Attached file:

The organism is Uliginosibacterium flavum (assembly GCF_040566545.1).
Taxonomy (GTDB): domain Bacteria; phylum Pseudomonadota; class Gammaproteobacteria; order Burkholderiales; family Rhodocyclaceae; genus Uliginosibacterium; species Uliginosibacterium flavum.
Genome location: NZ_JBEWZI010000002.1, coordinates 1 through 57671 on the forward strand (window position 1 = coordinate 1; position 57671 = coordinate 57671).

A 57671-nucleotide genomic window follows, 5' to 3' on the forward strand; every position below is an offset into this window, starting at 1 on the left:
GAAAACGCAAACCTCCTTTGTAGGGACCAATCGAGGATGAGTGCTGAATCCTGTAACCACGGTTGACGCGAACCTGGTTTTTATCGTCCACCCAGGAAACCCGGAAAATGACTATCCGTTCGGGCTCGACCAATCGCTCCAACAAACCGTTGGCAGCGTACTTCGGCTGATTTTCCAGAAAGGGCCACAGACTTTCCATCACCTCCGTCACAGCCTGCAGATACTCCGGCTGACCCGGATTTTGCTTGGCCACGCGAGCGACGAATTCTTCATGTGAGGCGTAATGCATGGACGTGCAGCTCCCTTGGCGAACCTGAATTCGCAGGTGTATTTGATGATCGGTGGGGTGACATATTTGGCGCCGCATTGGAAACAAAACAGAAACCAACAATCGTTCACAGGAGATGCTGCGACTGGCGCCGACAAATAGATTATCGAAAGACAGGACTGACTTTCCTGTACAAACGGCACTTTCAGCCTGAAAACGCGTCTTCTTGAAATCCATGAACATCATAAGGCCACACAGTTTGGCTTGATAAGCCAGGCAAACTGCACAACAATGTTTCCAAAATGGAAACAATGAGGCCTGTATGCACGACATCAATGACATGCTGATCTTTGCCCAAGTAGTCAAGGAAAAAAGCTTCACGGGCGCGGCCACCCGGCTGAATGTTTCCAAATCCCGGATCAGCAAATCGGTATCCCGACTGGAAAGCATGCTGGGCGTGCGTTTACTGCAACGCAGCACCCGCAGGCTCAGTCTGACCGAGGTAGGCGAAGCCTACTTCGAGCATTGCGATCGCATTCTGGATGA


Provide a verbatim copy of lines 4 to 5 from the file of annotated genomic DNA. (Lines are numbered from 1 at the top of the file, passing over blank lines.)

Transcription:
A 57671-nucleotide genomic window follows, 5' to 3' on the forward strand; every position below is an offset into this window, starting at 1 on the left:
GAAAACGCAAACCTCCTTTGTAGGGACCAATCGAGGATGAGTGCTGAATCCTGTAACCACGGTTGACGCGAACCTGGTTTTTATCGTCCACCCAGGAAACCCGGAAAATGACTATCCGTTCGGGCTCGACCAATCGCTCCAACAAACCGTTGGCAGCGTACTTCGGCTGATTTTCCAGAAAGGGCCACAGACTTTCCATCACCTCCGTCACAGCCTGCAGATACTCCGGCTGACCCGGATTTTGCTTGGCCACGCGAGCGACGAATTCTTCATGTGAGGCGTAATGCATGGACGTGCAGCTCCCTTGGCGAACCTGAATTCGCAGGTGTATTTGATGATCGGTGGGGTGACATATTTGGCGCCGCATTGGAAACAAAACAGAAACCAACAATCGTTCACAGGAGATGCTGCGACTGGCGCCGACAAATAGATTATCGAAAGACAGGACTGACTTTCCTGTACAAACGGCACTTTCAGCCTGAAAACGCGTCTTCTTGAAATCCATGAACATCATAAGGCCACACAGTTTGGCTTGATAAGCCAGGCAAACTGCACAACAATGTTTCCAAAATGGAAACAATGAGGCCTGTATGCACGACATCAATGACATGCTGATCTTTGCCCAAGTAGTCAAGGAAAAAAGCTTCACGGGCGCGGCCACCCGGCTGAATGTTTCCAAATCCCGGATCAGCAAATCGGTATCCCGACTGGAAAGCATGCTGGGCGTGCGTTTACTGCAACGCAGCACCCGCAGGCTCAGTCTGACCGAGGTAGGCGAAGCCTACTTCGAGCATTGCGATCGCATTCTGGATGA